Victory to Consumers as Atlanta Ousts Failing Private Water Company

Jan. 24, 2003

Victory to Consumers as Atlanta Ousts Failing Private Water Company

Statement by Wenonah Hauter, Director, Public Citizen’s Critical Mass Energy and Environment Program

The corporate effort to privatize water and wastewater systems in the United States suffered a severe blow Friday when the administration of Atlanta Mayor Shirley Franklin ended the biggest water contract in the nation.

The mayor announced today that the city would no longer entrust its water system to United Water, a U.S. subsidiary of Suez, a French conglomerate. Franklin’s decision followed a series of audits and reports showing that United Water failed to live up to promises made when the city privatized operation of the system in 1999.

United Water and the rest of the private water industry touted the company’s contract in Atlanta as the wave of the future. But the company’s debacle in Atlanta has instead become a powerful warning for communities across the nation of just how empty privateers’ promises can be. The city found evidence that United Water failed to perform maintenance, billed the city for work it didn’t do, ignored customers’ cries for service, cut staff to dangerously low levels and occasionally delivered filthy, brown water. While failing to fulfill its initial promises to the city, United Water even had the gall to ask the city for more money.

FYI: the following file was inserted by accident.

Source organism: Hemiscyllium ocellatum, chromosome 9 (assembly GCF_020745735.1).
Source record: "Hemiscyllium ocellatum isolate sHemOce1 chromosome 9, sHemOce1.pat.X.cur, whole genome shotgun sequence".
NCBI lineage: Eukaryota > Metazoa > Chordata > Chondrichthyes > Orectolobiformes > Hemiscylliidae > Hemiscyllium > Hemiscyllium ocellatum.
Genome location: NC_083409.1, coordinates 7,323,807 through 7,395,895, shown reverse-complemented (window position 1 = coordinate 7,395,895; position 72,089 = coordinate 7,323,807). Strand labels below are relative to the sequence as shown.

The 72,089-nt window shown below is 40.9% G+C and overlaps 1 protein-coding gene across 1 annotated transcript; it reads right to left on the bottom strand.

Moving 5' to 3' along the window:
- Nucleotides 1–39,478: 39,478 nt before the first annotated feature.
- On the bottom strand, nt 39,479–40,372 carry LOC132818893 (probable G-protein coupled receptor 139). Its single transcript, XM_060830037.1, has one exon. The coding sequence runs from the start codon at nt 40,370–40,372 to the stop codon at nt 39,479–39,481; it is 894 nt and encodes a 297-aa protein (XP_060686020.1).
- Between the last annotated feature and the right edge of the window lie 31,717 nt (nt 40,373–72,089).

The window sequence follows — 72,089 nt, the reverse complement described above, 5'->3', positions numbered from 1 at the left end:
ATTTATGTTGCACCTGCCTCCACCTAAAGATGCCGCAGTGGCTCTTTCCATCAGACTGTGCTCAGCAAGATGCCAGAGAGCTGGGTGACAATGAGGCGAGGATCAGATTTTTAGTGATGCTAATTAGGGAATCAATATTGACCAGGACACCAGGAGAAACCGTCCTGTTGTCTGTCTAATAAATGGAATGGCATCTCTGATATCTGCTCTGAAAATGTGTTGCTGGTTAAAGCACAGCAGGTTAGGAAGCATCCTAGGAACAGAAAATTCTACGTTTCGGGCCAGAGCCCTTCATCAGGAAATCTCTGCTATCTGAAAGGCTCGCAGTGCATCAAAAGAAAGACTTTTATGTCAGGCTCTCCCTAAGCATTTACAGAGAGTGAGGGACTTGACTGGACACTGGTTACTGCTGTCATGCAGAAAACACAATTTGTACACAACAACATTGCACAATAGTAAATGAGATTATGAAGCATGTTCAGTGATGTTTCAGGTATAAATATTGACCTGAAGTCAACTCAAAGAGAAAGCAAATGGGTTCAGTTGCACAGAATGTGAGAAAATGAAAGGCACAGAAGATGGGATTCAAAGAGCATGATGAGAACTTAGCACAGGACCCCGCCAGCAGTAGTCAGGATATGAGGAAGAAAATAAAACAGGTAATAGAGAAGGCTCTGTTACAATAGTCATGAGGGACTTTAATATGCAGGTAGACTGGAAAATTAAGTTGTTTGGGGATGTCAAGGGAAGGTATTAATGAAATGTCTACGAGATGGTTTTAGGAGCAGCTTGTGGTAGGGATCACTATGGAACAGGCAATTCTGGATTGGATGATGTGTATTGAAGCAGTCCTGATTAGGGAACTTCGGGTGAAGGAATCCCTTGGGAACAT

Public Citizen has encouraged Atlanta officials to follow the example of other communities across the country that have addressed waterworks problems without gambling on a private company. Those communities have reviewed their systems from top to bottom, renegotiated costs, provided employee incentives to reward innovation, and established clear goals and measurable means of accountability. Phoenix, Nashville, San Diego, Miami and other cities have saved money while maintaining or improving water quality and protecting the environment. Instead of draining money from the community to line corporate coffers, the savings are used to stave off rate increases, hold down system debt and reward employees, or are otherwise re-invested in the community.

Those results stand in stark contrast to United Water’s performance, and should be encouraging to Atlanta and city officials nationwide as they look ahead.

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